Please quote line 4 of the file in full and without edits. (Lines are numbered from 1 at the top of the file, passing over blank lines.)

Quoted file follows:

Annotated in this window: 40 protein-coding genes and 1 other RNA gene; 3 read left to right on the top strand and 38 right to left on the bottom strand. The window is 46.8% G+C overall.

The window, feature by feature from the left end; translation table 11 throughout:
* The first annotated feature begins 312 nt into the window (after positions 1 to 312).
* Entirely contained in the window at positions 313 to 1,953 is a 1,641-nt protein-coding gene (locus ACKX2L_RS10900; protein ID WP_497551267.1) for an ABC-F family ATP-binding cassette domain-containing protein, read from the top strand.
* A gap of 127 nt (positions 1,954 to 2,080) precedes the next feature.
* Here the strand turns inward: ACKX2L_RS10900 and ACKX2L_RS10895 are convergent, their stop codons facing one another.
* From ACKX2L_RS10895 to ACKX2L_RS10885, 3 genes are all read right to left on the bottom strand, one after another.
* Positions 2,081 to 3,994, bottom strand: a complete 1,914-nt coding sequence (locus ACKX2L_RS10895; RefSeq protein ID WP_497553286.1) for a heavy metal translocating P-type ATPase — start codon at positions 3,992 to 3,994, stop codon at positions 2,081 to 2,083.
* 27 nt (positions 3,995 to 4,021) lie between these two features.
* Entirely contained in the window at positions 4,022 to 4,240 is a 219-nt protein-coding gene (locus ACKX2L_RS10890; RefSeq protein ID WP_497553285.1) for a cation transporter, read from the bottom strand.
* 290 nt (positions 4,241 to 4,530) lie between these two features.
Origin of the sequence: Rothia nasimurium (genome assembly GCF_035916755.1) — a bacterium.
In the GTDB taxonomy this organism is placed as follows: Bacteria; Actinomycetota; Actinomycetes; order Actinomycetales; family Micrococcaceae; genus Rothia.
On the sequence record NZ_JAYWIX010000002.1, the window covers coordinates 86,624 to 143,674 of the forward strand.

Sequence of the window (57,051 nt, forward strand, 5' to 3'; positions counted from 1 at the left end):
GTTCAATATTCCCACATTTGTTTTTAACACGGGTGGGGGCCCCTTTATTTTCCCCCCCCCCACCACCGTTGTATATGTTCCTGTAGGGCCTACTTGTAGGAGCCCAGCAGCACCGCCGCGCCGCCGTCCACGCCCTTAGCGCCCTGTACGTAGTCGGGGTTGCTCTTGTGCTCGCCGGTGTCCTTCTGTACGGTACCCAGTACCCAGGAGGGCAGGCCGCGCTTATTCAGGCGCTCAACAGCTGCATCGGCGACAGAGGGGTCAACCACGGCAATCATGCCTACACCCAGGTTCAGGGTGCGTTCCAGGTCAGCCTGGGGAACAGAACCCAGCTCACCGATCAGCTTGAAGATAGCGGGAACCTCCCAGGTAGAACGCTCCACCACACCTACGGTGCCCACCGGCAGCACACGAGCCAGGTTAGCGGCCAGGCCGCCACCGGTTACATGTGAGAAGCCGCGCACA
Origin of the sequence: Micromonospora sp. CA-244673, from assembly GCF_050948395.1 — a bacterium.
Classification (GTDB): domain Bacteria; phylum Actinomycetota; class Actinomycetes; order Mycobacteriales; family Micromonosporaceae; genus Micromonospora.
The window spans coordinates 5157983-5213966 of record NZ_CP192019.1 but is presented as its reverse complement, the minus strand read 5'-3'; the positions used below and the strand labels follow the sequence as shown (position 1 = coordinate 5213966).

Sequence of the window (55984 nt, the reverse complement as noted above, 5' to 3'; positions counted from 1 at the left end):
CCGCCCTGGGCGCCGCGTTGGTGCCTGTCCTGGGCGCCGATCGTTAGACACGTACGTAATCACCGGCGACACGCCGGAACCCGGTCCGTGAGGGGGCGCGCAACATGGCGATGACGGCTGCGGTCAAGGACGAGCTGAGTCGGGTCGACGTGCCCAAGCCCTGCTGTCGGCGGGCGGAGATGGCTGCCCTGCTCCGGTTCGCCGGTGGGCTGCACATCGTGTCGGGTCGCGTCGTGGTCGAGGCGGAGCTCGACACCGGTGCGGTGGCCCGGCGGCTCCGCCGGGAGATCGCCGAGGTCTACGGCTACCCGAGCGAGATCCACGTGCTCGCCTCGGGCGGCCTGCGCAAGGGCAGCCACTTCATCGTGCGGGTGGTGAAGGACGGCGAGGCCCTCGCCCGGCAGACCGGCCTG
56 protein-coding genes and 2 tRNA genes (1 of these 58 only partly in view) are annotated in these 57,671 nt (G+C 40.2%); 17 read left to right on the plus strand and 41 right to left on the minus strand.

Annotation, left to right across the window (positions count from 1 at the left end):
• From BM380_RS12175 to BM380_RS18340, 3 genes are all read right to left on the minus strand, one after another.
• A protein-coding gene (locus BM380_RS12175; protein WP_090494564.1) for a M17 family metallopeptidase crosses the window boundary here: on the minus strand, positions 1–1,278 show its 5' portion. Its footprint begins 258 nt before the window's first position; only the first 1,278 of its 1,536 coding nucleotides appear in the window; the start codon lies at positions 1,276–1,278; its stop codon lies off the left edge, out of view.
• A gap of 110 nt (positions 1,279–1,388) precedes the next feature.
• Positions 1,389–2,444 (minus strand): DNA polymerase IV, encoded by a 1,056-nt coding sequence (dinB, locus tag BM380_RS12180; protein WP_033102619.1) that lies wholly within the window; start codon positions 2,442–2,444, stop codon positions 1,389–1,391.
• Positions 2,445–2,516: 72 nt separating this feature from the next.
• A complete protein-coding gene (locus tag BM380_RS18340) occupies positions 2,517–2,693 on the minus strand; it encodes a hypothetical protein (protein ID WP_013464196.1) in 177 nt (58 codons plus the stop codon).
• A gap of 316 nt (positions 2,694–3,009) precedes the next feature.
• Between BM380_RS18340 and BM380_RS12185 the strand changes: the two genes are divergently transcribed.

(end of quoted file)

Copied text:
* Entirely contained in the window at positions 313 to 1,953 is a 1,641-nt protein-coding gene (locus ACKX2L_RS10900; protein ID WP_497551267.1) for an ABC-F family ATP-binding cassette domain-containing protein, read from the top strand.